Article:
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Belfast's air links to Heathrow 'could be' cut warns airport: Pressure mounts on British Airways and others to replace regional routes

By John Mulgrew

Published 12/06/2015

Alert: flights to Belfast could be under pressure
Alert: flights to Belfast could be under pressure

Heathrow Airport's director of external affairs has warned Belfast's links "could be" cut as pressure mounts on British Airways and others to replace regional routes with more valuable international flights.

It comes as Northern Ireland peer Lord Empey warned Heathrow could ditch its Belfast slots if its expansion plans are blocked.

The Airports Commission, chaired by Sir Howard Davies, is expected to publish its final report on whether Heathrow or Gatwick should expand this summer.

Now Ulster Unionist Lord Empey has introduced a Private Member's Bill into parliament, aimed at protecting landing slots at Heathrow Airport for UK regions.

But Heathrow's Nigel Milton said Belfast "could be" cut if the Airport Commission doesn't allow plans for the airport to expand.

"It could be. If Heathrow doesn't expand, the regional services from the UK are going to come under intense pressure," he told the Belfast Telegraph.

"Lord Empey's Bill is important, but our concern is different because it's not the UK Government, but the airlines' decision.

"They will be faced with this false choice. They should be doing both. We've been asked, what's more important - new routes to China or others?"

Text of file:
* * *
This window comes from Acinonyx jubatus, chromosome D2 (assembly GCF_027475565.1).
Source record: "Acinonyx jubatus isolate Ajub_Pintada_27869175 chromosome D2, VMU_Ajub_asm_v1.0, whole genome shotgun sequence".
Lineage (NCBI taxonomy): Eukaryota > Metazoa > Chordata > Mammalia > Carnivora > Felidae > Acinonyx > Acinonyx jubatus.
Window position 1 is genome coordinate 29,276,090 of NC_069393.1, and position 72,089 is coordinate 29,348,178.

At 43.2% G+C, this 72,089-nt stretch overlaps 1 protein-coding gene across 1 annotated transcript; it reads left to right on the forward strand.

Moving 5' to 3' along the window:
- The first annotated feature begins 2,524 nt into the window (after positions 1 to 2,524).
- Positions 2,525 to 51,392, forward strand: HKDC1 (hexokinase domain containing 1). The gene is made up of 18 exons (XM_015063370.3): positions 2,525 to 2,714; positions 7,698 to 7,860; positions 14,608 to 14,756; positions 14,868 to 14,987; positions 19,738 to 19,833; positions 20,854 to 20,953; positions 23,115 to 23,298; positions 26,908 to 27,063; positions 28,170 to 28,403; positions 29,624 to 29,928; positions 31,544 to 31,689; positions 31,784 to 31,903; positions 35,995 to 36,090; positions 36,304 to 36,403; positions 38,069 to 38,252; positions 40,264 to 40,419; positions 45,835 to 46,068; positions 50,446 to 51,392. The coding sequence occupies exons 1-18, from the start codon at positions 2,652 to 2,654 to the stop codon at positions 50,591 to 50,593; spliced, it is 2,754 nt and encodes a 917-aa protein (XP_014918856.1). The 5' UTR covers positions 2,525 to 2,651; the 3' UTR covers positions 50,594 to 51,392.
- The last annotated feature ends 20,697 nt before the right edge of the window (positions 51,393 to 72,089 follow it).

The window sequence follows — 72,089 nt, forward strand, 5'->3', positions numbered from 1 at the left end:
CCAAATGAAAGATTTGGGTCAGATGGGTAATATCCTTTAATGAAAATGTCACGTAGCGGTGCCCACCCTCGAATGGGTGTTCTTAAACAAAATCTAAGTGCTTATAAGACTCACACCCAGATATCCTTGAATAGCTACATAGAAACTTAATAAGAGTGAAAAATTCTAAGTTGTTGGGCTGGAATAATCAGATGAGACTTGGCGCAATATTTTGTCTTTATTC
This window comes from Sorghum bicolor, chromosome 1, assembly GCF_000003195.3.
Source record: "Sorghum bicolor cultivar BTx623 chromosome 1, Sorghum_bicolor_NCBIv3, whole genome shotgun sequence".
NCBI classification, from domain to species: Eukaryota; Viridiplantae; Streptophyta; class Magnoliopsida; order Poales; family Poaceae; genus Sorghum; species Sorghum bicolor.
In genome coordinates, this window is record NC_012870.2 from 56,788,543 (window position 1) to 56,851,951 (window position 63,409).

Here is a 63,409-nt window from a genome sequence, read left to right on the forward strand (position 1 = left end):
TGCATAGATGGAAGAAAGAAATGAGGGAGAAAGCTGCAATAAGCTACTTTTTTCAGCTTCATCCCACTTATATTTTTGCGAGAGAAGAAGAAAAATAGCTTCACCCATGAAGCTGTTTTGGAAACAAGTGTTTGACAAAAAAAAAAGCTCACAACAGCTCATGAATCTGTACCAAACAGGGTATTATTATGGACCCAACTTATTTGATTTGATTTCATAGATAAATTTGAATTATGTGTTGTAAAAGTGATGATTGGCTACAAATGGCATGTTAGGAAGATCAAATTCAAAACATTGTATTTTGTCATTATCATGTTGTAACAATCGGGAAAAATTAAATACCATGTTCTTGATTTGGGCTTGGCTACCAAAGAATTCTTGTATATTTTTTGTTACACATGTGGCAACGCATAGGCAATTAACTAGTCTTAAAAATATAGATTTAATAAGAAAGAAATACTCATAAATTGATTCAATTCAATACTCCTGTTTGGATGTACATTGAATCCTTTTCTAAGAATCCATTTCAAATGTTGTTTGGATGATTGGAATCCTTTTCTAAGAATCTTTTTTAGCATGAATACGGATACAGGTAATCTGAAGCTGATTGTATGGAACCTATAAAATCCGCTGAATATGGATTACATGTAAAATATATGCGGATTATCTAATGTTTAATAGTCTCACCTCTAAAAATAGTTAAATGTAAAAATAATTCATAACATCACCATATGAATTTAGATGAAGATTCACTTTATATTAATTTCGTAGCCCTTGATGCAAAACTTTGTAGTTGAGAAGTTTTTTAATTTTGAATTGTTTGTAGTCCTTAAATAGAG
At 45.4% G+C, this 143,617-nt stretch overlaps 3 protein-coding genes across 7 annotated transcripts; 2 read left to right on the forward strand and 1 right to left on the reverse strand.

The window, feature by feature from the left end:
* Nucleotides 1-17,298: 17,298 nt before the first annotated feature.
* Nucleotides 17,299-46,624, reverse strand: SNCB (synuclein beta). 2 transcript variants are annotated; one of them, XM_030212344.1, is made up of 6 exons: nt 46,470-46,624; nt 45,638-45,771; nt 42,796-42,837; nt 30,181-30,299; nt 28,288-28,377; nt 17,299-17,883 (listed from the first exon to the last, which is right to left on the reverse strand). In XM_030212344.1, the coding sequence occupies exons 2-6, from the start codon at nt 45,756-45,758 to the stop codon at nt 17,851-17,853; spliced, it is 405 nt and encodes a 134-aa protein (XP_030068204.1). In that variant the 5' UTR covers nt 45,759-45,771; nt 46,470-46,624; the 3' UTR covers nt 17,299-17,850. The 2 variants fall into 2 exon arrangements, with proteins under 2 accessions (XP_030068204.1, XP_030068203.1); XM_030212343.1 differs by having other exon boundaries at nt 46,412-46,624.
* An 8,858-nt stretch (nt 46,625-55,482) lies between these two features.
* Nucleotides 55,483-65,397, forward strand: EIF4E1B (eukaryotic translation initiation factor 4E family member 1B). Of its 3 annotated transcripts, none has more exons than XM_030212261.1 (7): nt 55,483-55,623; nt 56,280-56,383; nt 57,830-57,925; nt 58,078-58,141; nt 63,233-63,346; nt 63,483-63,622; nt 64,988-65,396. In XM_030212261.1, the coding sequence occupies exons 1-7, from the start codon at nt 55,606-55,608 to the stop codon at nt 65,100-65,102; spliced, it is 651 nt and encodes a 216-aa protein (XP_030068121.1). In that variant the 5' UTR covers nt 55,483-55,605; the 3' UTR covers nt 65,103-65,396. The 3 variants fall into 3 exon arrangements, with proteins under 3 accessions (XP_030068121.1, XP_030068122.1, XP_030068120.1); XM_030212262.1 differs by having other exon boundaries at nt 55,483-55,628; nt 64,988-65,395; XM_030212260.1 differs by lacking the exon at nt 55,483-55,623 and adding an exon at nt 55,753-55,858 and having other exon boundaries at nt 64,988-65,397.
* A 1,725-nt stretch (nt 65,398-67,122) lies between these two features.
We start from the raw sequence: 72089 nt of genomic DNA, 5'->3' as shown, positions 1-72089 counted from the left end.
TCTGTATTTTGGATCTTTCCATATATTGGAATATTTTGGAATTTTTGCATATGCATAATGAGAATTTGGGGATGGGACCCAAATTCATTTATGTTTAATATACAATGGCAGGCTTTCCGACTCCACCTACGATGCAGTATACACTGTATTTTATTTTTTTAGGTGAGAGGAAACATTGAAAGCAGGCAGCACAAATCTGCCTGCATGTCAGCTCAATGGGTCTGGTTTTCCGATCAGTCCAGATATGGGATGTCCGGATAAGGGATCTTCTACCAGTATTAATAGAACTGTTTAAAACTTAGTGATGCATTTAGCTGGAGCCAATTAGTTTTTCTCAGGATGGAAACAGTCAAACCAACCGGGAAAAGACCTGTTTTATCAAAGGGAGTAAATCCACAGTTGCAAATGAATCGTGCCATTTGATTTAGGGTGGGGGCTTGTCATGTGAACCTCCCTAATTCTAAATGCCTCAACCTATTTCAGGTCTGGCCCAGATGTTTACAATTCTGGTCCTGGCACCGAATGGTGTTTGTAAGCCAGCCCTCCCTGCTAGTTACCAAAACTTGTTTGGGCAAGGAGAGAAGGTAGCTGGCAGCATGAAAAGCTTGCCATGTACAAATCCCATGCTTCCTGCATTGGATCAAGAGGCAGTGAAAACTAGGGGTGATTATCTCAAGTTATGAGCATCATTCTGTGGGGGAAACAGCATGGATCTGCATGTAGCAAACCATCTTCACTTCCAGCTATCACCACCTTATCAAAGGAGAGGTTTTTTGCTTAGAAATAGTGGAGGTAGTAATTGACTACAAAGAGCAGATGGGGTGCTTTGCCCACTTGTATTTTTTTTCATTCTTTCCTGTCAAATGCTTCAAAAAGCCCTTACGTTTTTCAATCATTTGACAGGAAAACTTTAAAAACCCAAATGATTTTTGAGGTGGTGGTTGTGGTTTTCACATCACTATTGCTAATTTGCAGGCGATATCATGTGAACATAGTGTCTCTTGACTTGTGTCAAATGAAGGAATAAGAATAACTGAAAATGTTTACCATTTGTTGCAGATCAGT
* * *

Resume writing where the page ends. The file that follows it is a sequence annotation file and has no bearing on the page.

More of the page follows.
Lord Empey said: "This is what I fear most - and the Government has no power whatsoever to intervene to prevent the isolation of our major regional cities.

"In the case of Northern Ireland, we depend even more heavily on this connection because we have no rail or road alternative to the mainland."

Willie Walsh's IAG is in the process of buying Aer Lingus, which also owns British Airways. Both airlines currently fly into Belfast City Airport from Heathrow. While the group said Aer Lingus would service the Heathrow route for at another five years, no written assurances have been made over the future of the British Airways link.

"When you have a scarce resource, a commercially focused company will look to use that in any way they can," Mr Milton said.

"If it's between a 150-seat plane to Belfast or 500-seat aircraft to LA, in the same slot, which do you choose?

"They (the airlines) are forced to choose one or the other, and that's what we call it a false choice.

"Many Northern Ireland politicians have put their head above the parapet, and we need them to keep doing that over the next few weeks."

Enterprise Minister Jonathan Bell said that "the comments from Heathrow Airport highlight the importance of the Government making a quick decision in favour of expanding UK hub airport capacity".

But he did not say whether he would put into writing and bring the issue before the Assembly to seek guarantees Belfast's links will be maintained. He said: "DETI's representations to the Airport Commission emphasised the importance that any expansion of capacity at the UK hub must be of sufficient scale to provide for routes from Northern Ireland. DETI also stressed that in the absence of increased capacity at the UK hub, a long-term solution must be found which secures our essential links to the UK hub airport."

Lord Empey has said his proposed Bill will have its second reading on June 19, and he has written to Secretary of State Theresa Villiers and Regional Development Minister Danny Kennedy seeking support for the proposal.

In response to Heathrow's claims, Gatwick airport's chief executive Stewart Wingate said: “Resorting to threats of cutting routes simply demonstrates that Heathrow is losing the argument.  In contrast, Gatwick is already the best-connected London airport for Northern Ireland, links that would only strengthen with expansion.

"Gatwick will also establish a £20m fund to support new air services to Gatwick from around the UK, double the amount offered by Heathrow."

Belfast Telegraph

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